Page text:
Did Burma’s generals change their ways because their leader feared the karmic consequences of his actions while in power?
BANGKOK — “I’ve puzzled over that,” said Sen. John McCain, when asked his opinion on why Burma’s government has undertaken several landmark reforms in recent months.
Observers have been surprised by the changes—such as the freeing of political prisoners, relaxed press curbs and a newfound environmental and social awareness—described by McCain as unimaginable one year ago. The Burmese government says the new course is irreversible, while outside observers believe the reforms to be real, though many, like McCain, are no more than “cautiously optimistic” and remind that more needs to be done—such as fair elections, a free press and peace in ethnic borderlands.
Many exiled Burmese and even some recently freed political prisoners remain skeptical, reminding anyone who cares to listen that Burma’s 2008 Constitution vests ultimate authority with the country’s military, and that even if Aung San Suu Kyi and her National League for Democracy (NLD) win all 40 Lower House seats in a by-election slated for April 1, it will not affect power structures inside Burma.
Behind the scenes, an 11-man National Defense and Security Council (NDSC) is said to be exercising real control, leaving President Thein Sein as the moderate-sounding front man attempting to launder the reputation of a cabal of military strongmen nationalists, who want Western sanctions lifted and to reduce the influence of an increasingly powerful China on their country.
Former junta dictator Snr-Gen Than Shwe is said to head the NDSC, though close aides such as Shwe Mann, now speaker of Burma’s Lower House of Parliament, say that Than Shwe has retired from politics. Certainly the reforms undertaken by successor Thein Sein, suggest—on the surface, at least—a clean break with Than Shwe’s draconian rule and appear to confirm that the near-octogenarian ex-senior general has indeed retired.
But then, reforms or no reforms, nobody can really parse the signals from inside what is still one of the world’s most opaque polities. McCain believes the reforms to be partly a reaction to the Arab Spring, partly a desire to end Burma’s long isolation, partly a weariness with a decades-old pariah status.
Some are curious as to why Than Shwe would cede power to Thein Sein—a man he reportedly dismissed as his “postman” when the current president was still just prime minister under the former junta.
“We have to ask, why is Than Shwe letting this happen, and why now?” said Thai academic Thitinan Pongsudhirak. Than Shwe, after all, seized power in 1992 and later put former ruler Ne Win under house arrest, where he remained until his death in 2002. Does he not fear a similar fate for himself and his family?
Clues lie, perhaps, in what Thitinan described to The Irrawaddy as Than Shwe’s “farewell tour,” visiting India and China shortly prior to the 2010 parliamentary elections, after which he formally ceded control to today’s nominally civilian government under Thein Sein.
While visiting India from July 25 to 29, 2010, Than Shwe made cash donations to monks, meditated at Bodh Gaya, where Buddha attained enlightenment, and laid a wreath at the Mahatma Gandhi’s grave.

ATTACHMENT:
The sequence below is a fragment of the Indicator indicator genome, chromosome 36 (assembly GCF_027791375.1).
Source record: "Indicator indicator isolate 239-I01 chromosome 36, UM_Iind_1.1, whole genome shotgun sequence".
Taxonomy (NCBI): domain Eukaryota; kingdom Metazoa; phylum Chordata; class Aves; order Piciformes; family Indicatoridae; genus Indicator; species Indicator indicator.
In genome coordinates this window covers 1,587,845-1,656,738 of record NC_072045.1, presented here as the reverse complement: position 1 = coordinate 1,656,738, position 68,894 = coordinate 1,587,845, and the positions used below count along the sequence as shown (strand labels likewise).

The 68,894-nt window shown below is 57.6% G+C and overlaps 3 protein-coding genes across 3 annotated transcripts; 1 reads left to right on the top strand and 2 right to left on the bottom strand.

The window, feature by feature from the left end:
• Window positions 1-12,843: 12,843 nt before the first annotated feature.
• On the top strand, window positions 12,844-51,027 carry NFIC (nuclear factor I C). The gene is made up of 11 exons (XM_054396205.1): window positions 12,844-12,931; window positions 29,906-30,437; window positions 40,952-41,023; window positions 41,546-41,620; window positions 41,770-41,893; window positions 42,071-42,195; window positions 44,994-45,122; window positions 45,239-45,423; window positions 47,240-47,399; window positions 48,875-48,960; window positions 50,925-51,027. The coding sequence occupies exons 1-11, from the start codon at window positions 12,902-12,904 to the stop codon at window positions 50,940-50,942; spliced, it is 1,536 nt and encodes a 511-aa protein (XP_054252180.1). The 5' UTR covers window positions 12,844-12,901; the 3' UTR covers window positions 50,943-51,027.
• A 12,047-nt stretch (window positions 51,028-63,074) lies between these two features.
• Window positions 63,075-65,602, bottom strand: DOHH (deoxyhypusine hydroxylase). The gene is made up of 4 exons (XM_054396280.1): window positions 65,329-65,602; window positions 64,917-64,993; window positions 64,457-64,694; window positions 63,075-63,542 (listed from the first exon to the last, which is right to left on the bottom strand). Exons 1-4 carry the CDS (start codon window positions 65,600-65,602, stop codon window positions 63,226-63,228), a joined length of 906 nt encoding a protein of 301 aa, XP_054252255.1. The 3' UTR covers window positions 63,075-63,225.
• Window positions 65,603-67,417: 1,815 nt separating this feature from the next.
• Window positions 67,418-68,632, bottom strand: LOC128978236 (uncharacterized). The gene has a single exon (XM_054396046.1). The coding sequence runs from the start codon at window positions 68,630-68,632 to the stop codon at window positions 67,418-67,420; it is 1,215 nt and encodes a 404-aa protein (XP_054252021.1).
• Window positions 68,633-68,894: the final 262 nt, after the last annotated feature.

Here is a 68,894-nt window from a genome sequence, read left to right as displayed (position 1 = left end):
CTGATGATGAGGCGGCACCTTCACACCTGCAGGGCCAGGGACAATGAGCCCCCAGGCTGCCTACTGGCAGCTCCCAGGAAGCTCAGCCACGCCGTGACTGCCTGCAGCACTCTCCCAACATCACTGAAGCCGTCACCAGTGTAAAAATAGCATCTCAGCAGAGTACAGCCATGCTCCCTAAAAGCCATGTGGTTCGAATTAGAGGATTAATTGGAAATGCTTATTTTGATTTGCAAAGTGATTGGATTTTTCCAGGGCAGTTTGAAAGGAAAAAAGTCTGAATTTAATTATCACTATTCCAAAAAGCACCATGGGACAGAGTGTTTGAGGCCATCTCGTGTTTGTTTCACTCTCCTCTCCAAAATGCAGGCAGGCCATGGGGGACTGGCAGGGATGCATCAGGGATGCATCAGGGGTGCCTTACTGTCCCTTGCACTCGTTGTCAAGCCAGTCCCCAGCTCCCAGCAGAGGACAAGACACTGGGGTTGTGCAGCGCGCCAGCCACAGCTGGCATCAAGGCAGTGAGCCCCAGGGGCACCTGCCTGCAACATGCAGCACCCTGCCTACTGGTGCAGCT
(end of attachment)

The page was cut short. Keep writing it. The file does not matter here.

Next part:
“I have heard from several inside sources that Than Shwe sees himself as deeply Buddhist,” said Thitinan. “He has money, he has power, but we cannot dismiss the possibility that he cares a lot about his spiritual well-being, despite the many abuses he was responsible for.”
It could be, therefore, that Than Shwe has stepped back from power because he fears bad karma from transgressions committed by Burma’s ruling regime when he was still at the helm, such as the beating and jailing of hundreds of Buddhist monks during the crackdown on the 2007 Saffron Revolution.
In response, the Burmese monastic community declared a religious boycott of the generals and their families, refusing to accept their alms or offer them the Buddha’s teachings—both necessary for earning karmic kudos. According to recently freed U Gambira, one of the leaders of the Saffron protests who was tortured in jail, the boycott still stands.
Burmese Buddhism has long been infused with nat worship—placating spirits to generate good fortune in worldly affairs. Knowing this, and seeing first-hand the nature of military rule, many Burmese question the sincerity and depth of Than Shwe’s Buddhism, says Ingrid Jordt, an anthropologist who studies Burmese religion and culture.
As far as Than Shwe is interested in his spiritual well-being, according to Jordt, he is following yadaya che, a non-Buddhist ritualism aimed at reversing bad fortune or compensating for misdeeds.
This can sometimes be passed off as Buddhist merit-making, as per Than Shwe’s pilgrimage to India, but sometimes there is no disguising the voodoo element, such as former Prime Minister Khin Nyunt’s cross-dressing incantations in 1990, when he dressed as a woman in a yadaya ceremony aimed at preempting predictions that a woman (Aung San Suu Kyi) would take power in Burma.
Jordt does not believe Than Shwe has retired, and that underneath the recent reforms, the power structures remain the same.
“Burma’s military (now civilian) leaders do not care a fig about democracy. They only care that the international community sees what they are doing as democracy. They will shape-shift as they need to,” she says.
Than Shwe is not out of the picture, she adds, but simply no longer needs “to micro-manage according to the old system.”
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